Slowdown caused by uncertainty over new code
Since the introduction of the Electronic Communications Code in 2017 which effectively placed greater restrictions on landowners and farmers there has been a substantial slowdown in negotiations between operators and third parties in respect of established and new leases.
The uncertainty created by the new code, particularly in relation to rental levels, has it seems discouraged the operators and indeed farms and landowners from entering into negotiations, with many tenancies simply being held over.
Lawyers and land agents have been waiting to see how matters are settled in the courts but as yet there have been fairly few decisions on the subject. However two relatively recent cases have given some indication on rental aspects of the new code.
The most interesting case for rent review is that of Cornerstone Telecommunications Infrastructure Limited v Compton Beauchamp Estates in the Upper Tribunal of the Lands Chamber which contained some useful comments by the judge relating to rental levels.
The tribunal gave consideration to valuation of telecom mast aspects and distinguished between urban sites and rural sites. Most interesting was the fact that the tribunal was unimpressed by the valuations on the part of any parties that resulted in figures that were “improbably high or low”. Cornerstone had offered to pay the sum of £26 for the whole 10-year term of an agreement. The land owner had requested a rent of £9,500 a year. The tribunal commented “in future references involving rural property” there should be a focus “on specific transactions in relevant comparable situations”.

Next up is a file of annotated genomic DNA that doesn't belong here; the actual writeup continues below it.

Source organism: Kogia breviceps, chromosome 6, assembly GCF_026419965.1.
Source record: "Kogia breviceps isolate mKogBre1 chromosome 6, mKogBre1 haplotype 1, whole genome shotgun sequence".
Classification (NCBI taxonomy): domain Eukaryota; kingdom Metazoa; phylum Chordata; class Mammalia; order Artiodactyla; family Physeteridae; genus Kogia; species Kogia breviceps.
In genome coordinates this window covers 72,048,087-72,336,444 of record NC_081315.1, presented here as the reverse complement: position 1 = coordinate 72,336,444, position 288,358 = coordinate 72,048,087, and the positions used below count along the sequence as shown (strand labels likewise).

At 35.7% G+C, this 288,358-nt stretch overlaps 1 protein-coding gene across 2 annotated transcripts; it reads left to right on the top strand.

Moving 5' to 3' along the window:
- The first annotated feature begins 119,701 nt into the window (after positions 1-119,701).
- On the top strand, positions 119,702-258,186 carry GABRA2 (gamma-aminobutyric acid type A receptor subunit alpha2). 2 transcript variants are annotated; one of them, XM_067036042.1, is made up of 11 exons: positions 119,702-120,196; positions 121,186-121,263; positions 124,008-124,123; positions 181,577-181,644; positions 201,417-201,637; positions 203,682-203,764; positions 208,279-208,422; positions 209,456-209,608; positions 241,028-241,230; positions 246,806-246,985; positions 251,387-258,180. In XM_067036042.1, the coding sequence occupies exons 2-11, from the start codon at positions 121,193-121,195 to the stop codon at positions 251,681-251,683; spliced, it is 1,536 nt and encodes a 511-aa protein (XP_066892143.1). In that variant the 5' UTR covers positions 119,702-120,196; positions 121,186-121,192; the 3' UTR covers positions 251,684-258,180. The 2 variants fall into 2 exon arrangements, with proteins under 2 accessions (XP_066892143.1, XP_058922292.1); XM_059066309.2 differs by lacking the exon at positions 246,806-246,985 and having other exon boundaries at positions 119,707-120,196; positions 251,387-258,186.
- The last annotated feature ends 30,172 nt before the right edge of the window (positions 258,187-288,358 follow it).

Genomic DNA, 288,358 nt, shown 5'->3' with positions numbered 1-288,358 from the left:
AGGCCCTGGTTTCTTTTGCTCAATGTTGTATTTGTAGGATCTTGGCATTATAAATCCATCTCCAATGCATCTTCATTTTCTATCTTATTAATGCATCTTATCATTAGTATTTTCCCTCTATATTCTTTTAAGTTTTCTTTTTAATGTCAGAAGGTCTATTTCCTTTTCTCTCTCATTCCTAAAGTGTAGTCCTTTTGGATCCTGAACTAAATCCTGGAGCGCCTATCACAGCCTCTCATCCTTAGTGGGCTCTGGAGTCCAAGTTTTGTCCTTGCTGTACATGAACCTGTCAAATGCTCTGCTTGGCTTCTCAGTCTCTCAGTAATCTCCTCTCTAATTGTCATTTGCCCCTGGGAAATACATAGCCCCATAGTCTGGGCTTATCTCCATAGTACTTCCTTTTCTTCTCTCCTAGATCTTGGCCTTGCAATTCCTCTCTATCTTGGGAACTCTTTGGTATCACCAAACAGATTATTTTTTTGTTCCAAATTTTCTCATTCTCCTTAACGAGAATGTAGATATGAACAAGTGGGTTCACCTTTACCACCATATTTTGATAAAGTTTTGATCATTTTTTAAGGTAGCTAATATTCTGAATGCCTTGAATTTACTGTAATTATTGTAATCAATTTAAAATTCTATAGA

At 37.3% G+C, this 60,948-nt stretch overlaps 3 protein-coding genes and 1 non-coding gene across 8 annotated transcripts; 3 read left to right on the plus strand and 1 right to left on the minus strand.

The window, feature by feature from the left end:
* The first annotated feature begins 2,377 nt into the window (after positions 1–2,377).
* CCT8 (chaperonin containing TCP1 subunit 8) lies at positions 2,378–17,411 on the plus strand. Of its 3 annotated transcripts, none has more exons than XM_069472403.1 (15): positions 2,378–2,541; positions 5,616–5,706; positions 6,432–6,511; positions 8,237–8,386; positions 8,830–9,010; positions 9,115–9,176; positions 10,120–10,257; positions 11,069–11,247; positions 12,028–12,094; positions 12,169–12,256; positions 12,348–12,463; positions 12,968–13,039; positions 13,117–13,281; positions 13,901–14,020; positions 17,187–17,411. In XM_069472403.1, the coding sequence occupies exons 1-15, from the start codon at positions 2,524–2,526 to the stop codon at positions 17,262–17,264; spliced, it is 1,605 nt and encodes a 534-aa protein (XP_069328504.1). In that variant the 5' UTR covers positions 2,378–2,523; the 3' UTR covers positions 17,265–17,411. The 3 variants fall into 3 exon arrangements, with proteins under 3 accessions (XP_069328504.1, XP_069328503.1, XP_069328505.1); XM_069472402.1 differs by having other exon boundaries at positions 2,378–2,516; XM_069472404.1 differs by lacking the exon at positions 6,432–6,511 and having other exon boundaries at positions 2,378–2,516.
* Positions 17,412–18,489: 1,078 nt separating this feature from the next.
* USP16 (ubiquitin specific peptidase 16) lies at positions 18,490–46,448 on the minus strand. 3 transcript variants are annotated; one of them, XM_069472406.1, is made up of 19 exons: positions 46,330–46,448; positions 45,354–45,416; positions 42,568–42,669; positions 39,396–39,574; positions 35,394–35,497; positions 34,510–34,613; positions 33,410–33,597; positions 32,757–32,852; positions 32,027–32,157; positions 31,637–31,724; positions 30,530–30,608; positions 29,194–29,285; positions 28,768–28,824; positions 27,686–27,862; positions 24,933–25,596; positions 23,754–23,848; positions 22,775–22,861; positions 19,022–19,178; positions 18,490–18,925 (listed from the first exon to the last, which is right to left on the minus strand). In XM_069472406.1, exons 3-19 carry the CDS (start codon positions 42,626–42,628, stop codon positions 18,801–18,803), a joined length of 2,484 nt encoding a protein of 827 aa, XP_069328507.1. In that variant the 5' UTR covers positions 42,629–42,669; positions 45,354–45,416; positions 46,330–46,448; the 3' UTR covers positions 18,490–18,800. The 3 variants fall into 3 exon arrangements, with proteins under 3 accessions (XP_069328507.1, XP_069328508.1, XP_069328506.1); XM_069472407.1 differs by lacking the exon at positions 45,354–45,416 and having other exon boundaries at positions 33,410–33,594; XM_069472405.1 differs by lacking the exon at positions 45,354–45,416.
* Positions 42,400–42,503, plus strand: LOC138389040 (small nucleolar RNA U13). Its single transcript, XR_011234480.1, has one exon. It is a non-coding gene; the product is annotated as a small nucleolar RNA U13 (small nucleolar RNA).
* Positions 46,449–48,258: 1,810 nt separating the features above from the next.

If the tribunal sentiment is carried forward to future decisions it is likely to see rental levels closer to those that now exist. While this commentary is not legally binding it is strongly indicative that a tribunal believes valuers should look at “relevant comparable situations.” Whether this meets with what the Government intended to be the case is another matter, but these comments are helpful for farmers and landowners.
The second case of Cornerstone v Keast is an Upper Tribunal decision which covered a number of aspects but with regard to rental the “system of conduits” serving a site will fall within the “system of infrastructure” under the new code and be capable of being taken into account in rental valuations (that is, for site access, power cables and other utilities)
It is very likely that substantial new case law decisions are going to be needed before this market will start to settle.
Steven Corfield is a partner and agricultural specialist at Shropshire law firm FBC Manby Bowdler LLP.